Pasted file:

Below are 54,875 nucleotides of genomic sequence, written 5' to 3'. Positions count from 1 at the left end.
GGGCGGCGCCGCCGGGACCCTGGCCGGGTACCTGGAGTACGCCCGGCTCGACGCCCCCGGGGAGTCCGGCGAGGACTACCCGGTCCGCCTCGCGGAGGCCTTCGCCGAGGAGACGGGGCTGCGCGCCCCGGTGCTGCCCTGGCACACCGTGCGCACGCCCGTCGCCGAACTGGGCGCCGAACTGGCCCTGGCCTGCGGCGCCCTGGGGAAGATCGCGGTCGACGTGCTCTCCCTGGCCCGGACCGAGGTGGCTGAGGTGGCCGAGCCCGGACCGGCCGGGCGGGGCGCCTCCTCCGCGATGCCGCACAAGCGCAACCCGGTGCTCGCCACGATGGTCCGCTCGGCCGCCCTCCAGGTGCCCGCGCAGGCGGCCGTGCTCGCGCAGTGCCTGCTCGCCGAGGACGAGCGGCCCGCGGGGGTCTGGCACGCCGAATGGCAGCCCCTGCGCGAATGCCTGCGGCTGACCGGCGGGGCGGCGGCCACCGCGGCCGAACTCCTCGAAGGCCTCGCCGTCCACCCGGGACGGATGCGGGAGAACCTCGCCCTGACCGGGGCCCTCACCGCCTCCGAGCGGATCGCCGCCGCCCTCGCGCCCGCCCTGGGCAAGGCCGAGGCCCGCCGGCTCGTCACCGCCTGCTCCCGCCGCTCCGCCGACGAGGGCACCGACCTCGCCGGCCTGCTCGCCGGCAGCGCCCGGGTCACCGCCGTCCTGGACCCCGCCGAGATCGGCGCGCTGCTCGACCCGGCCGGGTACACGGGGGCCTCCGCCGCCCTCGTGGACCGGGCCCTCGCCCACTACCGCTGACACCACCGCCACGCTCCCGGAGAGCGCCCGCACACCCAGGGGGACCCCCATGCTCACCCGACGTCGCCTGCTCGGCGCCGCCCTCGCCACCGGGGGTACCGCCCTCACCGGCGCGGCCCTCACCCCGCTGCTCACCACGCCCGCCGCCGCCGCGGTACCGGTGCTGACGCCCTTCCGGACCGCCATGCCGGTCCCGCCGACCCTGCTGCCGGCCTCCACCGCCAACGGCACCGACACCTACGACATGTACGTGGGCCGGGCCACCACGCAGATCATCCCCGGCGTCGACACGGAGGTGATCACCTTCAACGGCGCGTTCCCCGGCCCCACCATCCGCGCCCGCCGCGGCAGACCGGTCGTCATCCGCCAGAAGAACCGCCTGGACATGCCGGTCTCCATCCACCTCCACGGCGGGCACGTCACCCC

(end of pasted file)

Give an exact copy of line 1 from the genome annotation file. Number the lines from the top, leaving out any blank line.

Below are 54,875 nucleotides of genomic sequence, written 5' to 3'. Positions count from 1 at the left end.